When it comes to our own kitchen, things like preparing meals from scratch, choosing in-season fruits and vegetables, and celebrating local foods are valuable steps towards a more sustainable lifestyle. But in those moments you find yourself seeking convenient, portable nutrition, it’s also good to know that healthy, sustainable diets don’t have to be exclusively homemade or comprised of 100% whole foods to deliver meaningful benefits. In fact, the participants agreed that learning to make the right choices on-the-go, including how to choose good packaged foods, is an essential step on the journey to eating better for people and the planet.
When choosing nutritious packaged foods that fit into a healthy, sustainable diet, here are a few things to look for:
- Plant-based and whole food ingredients: The Nutrition Facts Label and ingredients list can be useful tools. Look for foods that feature plenty of whole, plant-based ingredients like whole grains, nuts, seeds, fruits and vegetables and/or provide key nutrients like protein and fiber.
- Sustainable sourcing practices: Ingredient sourcing is another top consideration, and the good news is you don’t have to be an expert to be a catalyst for positive change. Look for companies making commitments around things like environmental, socioeconomic, and nutrition standards in the foods they craft. Clif is an example of a pioneer company in this regard – more than 80% of the ingredients Clif purchases are USDA organic or certified sustainable.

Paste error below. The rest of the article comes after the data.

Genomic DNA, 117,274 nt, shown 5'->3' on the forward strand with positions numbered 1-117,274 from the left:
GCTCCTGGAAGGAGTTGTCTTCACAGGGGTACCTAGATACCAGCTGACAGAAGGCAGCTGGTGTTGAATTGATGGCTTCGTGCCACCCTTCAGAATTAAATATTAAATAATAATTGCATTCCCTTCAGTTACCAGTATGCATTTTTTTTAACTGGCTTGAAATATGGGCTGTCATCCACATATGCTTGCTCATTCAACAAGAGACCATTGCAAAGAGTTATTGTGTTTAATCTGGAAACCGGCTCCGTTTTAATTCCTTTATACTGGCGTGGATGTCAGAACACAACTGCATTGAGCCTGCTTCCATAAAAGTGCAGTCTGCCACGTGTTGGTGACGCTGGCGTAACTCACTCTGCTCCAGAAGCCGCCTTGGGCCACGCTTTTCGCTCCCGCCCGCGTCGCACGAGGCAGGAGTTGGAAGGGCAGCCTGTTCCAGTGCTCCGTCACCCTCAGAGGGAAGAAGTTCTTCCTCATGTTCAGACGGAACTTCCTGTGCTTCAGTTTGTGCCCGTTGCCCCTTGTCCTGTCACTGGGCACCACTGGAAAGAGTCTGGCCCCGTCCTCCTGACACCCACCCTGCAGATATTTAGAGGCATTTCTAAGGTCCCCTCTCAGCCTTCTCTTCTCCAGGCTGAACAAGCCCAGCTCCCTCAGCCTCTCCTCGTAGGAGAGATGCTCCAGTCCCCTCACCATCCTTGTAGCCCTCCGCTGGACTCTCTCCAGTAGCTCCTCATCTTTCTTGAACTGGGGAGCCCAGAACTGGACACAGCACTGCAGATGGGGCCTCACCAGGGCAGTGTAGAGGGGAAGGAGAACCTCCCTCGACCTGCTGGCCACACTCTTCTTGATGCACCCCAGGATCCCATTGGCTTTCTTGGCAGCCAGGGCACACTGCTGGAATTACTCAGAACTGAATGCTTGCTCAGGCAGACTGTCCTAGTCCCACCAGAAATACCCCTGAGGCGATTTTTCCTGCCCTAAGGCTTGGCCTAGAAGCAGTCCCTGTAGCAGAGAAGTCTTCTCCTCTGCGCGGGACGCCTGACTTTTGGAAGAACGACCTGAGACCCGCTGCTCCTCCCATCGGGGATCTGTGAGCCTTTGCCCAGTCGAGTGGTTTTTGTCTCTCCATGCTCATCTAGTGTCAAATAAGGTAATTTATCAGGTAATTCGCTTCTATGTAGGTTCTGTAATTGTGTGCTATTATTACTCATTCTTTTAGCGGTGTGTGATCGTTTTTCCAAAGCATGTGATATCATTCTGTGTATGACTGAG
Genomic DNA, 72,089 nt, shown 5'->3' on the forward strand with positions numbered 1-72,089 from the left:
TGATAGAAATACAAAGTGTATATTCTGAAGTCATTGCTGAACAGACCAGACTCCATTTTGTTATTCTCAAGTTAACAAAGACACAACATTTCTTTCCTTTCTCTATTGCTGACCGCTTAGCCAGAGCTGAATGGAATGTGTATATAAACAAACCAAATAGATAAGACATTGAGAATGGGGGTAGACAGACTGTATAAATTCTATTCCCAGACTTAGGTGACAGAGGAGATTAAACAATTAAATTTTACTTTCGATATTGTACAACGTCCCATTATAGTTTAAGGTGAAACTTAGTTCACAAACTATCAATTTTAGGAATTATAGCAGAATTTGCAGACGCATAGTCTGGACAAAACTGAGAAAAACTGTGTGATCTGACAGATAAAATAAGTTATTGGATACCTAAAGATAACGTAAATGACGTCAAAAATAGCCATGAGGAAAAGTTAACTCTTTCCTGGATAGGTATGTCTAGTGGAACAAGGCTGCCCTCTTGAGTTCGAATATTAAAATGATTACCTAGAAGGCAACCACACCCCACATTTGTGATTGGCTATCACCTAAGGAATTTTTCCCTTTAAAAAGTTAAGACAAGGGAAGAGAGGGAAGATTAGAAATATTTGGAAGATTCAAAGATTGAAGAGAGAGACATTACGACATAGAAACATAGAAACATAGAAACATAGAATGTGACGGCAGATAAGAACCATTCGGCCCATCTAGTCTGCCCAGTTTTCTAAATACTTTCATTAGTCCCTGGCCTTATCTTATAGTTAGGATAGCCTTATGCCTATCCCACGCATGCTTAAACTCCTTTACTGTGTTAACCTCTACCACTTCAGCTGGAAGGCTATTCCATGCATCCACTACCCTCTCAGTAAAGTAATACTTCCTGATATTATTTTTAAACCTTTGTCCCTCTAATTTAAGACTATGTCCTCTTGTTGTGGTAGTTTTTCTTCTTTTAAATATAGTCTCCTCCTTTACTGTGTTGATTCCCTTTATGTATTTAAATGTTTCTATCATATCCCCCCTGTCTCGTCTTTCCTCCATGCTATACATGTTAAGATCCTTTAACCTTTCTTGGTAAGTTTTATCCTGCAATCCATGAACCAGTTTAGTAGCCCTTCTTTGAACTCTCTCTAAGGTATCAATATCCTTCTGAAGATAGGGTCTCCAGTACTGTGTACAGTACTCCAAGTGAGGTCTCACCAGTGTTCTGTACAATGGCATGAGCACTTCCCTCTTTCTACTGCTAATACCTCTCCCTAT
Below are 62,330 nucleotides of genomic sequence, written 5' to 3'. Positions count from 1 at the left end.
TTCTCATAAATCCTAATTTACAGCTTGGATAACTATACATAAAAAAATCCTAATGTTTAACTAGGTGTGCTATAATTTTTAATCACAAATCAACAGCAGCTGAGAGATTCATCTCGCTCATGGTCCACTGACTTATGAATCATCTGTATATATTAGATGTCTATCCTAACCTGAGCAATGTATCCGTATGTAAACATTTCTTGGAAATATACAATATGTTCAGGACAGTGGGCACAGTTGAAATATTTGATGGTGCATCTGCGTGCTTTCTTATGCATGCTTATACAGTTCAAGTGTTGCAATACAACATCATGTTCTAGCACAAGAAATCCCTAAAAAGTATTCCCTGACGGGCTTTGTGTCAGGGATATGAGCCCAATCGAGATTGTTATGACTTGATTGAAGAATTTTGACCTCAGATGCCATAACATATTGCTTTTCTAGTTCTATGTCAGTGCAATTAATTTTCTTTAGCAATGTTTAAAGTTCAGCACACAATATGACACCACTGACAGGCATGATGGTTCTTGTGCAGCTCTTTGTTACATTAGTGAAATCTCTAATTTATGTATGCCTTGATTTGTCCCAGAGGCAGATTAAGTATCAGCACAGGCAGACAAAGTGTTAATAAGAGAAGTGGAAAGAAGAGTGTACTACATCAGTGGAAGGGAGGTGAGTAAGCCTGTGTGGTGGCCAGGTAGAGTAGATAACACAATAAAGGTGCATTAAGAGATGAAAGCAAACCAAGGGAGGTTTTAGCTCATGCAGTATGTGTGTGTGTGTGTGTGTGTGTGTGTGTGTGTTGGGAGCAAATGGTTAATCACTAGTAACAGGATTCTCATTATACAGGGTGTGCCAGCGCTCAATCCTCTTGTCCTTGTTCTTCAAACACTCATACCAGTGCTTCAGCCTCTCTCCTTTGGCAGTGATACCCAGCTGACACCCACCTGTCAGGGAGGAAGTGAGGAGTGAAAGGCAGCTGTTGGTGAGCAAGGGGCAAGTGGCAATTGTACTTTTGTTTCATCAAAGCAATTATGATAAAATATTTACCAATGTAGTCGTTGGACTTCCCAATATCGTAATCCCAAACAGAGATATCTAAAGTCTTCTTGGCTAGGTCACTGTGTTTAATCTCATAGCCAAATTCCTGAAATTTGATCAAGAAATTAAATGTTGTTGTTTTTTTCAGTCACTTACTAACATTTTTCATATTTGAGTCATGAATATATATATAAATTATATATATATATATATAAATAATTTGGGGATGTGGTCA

- Third-party sustainability certifications: Certifications and seals can help consumers easily identify how foods or ingredients are sourced or produced. Some key certifications to look for are USDA Organic, Rainforest Alliance Certified and Fair Trade Certification.
- Public commitments from brands you choose to buy often: Brand actions and values are far more important than marketing messages. Forward-leaning companies understand that sustainability goes beyond the food label; to truly regenerate people and the planet, making commitments around things like zero waste practices, green power, eco-friendly packaging, paying employees a living wage and supporting stronger policies are all key parts to building a healthier and more equitable food future.